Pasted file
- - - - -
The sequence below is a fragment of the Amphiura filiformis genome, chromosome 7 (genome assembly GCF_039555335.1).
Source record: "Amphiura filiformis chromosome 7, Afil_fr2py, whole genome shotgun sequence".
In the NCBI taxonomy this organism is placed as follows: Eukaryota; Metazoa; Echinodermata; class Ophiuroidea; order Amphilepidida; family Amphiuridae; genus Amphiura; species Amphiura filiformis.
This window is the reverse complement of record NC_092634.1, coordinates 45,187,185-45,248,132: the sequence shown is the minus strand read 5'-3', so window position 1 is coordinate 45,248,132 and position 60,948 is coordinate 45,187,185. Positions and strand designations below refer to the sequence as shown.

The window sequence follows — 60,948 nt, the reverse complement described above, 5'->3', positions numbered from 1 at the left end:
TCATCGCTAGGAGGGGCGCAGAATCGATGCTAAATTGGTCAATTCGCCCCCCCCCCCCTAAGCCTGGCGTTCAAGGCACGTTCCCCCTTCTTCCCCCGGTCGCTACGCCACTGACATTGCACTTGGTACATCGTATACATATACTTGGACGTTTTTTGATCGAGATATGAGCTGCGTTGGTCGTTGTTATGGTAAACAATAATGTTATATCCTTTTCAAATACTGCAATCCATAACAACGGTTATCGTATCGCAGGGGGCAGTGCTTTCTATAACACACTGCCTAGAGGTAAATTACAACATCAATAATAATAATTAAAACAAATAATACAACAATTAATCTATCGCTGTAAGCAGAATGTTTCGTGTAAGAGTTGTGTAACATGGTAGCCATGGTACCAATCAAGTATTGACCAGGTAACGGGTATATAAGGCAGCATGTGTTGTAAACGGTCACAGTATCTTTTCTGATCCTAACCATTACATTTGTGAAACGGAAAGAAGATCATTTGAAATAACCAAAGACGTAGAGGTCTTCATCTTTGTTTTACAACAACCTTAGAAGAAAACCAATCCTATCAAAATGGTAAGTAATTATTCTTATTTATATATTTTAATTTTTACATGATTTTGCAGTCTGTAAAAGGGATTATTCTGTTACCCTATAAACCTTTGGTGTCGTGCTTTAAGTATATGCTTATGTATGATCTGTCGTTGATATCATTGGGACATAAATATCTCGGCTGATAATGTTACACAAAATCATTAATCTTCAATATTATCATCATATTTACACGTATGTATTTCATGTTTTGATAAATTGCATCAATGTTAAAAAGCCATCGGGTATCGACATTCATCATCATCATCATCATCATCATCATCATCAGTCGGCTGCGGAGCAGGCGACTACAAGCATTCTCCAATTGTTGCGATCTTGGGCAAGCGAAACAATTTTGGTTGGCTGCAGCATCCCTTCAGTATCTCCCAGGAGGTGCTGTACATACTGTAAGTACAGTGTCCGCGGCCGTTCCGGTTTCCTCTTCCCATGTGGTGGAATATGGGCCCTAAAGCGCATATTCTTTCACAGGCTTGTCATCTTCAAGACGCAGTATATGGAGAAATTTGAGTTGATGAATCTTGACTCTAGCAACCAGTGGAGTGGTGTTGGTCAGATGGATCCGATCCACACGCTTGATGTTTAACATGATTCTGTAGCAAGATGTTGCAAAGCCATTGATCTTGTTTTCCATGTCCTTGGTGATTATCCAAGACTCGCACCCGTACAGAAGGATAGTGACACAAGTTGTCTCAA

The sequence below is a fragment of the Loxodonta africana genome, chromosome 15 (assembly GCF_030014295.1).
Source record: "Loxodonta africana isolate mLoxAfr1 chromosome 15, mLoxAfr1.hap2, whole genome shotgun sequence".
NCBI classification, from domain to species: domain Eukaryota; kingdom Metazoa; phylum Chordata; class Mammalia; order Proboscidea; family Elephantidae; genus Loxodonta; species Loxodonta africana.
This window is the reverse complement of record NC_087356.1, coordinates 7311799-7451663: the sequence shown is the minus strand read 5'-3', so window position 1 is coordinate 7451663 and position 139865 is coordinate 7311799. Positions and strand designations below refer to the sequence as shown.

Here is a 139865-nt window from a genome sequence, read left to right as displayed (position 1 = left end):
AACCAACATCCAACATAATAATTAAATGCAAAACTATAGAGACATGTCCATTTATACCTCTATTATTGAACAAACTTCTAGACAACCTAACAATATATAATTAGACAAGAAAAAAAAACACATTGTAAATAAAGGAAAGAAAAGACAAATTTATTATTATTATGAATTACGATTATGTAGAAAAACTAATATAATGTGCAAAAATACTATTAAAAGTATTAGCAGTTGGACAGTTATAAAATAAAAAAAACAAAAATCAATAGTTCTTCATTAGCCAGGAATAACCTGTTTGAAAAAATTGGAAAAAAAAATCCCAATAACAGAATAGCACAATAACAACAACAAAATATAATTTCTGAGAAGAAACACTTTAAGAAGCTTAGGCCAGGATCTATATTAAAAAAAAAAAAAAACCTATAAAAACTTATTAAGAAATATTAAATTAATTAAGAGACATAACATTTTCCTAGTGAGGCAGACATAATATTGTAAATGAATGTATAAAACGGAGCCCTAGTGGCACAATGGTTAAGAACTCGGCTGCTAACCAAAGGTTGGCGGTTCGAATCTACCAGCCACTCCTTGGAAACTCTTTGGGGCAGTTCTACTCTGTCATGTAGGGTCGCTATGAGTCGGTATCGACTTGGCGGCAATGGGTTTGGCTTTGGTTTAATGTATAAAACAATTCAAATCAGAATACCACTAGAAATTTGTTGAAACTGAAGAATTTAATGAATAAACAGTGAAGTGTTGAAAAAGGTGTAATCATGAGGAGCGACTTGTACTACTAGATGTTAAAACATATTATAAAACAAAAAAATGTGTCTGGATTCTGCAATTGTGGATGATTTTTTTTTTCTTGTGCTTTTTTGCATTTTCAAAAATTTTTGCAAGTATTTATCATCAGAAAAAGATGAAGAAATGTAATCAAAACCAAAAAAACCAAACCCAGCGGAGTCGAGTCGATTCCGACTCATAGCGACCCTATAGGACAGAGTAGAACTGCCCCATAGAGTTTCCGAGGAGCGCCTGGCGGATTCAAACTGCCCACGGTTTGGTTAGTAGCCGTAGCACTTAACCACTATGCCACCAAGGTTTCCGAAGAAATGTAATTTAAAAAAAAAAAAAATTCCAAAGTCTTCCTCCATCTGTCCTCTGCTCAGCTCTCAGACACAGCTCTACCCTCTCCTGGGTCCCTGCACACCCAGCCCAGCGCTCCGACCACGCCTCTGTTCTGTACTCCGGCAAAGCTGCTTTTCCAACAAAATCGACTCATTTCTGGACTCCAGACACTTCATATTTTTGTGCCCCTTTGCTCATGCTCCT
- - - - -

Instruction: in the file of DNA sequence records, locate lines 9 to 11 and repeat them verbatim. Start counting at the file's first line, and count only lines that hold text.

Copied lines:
NCBI classification, from domain to species: domain Eukaryota; kingdom Metazoa; phylum Chordata; class Mammalia; order Proboscidea; family Elephantidae; genus Loxodonta; species Loxodonta africana.
This window is the reverse complement of record NC_087356.1, coordinates 7311799-7451663: the sequence shown is the minus strand read 5'-3', so window position 1 is coordinate 7451663 and position 139865 is coordinate 7311799. Positions and strand designations below refer to the sequence as shown.

Here is a 139865-nt window from a genome sequence, read left to right as displayed (position 1 = left end):